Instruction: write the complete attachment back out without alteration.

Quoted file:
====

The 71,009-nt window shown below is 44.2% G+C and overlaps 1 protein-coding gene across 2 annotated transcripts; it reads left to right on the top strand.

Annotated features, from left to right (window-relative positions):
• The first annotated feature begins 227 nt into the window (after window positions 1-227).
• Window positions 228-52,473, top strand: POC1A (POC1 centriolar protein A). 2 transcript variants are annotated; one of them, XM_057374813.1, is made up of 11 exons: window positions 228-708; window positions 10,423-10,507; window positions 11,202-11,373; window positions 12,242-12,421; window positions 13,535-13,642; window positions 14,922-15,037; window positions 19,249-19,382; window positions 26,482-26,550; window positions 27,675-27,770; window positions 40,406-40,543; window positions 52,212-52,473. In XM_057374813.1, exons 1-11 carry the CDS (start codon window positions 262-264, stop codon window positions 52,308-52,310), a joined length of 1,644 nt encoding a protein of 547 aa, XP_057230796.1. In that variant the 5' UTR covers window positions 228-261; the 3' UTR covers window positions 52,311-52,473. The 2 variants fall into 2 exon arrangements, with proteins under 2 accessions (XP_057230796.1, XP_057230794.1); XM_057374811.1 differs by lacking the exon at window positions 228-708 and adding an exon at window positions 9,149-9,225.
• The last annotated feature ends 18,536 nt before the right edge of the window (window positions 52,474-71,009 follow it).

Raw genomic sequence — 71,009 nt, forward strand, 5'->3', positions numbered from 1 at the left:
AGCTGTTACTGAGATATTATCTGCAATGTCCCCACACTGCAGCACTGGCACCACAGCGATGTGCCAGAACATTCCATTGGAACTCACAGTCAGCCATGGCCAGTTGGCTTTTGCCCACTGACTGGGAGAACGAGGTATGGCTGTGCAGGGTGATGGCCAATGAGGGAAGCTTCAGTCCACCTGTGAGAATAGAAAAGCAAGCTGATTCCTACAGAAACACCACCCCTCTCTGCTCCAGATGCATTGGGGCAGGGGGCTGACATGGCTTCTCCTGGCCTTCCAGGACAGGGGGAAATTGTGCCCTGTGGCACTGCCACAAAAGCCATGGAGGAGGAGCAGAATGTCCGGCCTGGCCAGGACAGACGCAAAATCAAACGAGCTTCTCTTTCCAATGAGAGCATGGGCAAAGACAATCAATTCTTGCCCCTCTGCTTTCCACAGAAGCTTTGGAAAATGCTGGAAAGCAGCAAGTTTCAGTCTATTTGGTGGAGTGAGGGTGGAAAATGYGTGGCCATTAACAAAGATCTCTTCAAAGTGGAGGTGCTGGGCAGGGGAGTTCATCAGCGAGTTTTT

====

The 71,009-nt window shown below is 44.2% G+C and overlaps 1 protein-coding gene across 2 annotated transcripts; it reads left to right on the top strand.

Annotated features, from left to right (window-relative positions):
• The first annotated feature begins 227 nt into the window (after window positions 1-227).
• Window positions 228-52,473, top strand: POC1A (POC1 centriolar protein A). 2 transcript variants are annotated; one of them, XM_057374813.1, is made up of 11 exons: window positions 228-708; window positions 10,423-10,507; window positions 11,202-11,373; window positions 12,242-12,421; window positions 13,535-13,642; window positions 14,922-15,037; window positions 19,249-19,382; window positions 26,482-26,550; window positions 27,675-27,770; window positions 40,406-40,543; window positions 52,212-52,473. In XM_057374813.1, exons 1-11 carry the CDS (start codon window positions 262-264, stop codon window positions 52,308-52,310), a joined length of 1,644 nt encoding a protein of 547 aa, XP_057230796.1. In that variant the 5' UTR covers window positions 228-261; the 3' UTR covers window positions 52,311-52,473. The 2 variants fall into 2 exon arrangements, with proteins under 2 accessions (XP_057230796.1, XP_057230794.1); XM_057374811.1 differs by lacking the exon at window positions 228-708 and adding an exon at window positions 9,149-9,225.
• The last annotated feature ends 18,536 nt before the right edge of the window (window positions 52,474-71,009 follow it).

Raw genomic sequence — 71,009 nt, forward strand, 5'->3', positions numbered from 1 at the left:
AGCTGTTACTGAGATATTATCTGCAATGTCCCCACACTGCAGCACTGGCACCACAGCGATGTGCCAGAACATTCCATTGGAACTCACAGTCAGCCATGGCCAGTTGGCTTTTGCCCACTGACTGGGAGAACGAGGTATGGCTGTGCAGGGTGATGGCCAATGAGGGAAGCTTCAGTCCACCTGTGAGAATAGAAAAGCAAGCTGATTCCTACAGAAACACCACCCCTCTCTGCTCCAGATGCATTGGGGCAGGGGGCTGACATGGCTTCTCCTGGCCTTCCAGGACAGGGGGAAATTGTGCCCTGTGGCACTGCCACAAAAGCCATGGAGGAGGAGCAGAATGTCCGGCCTGGCCAGGACAGACGCAAAATCAAACGAGCTTCTCTTTCCAATGAGAGCATGGGCAAAGACAATCAATTCTTGCCCCTCTGCTTTCCACAGAAGCTTTGGAAAATGCTGGAAAGCAGCAAGTTTCAGTCTATTTGGTGGAGTGAGGGTGGAAAATGYGTGGCCATTAACAAAGATCTCTTCAAAGTGGAGGTGCTGGGCAGGGGAGTTCATCAGCGAGTTTTT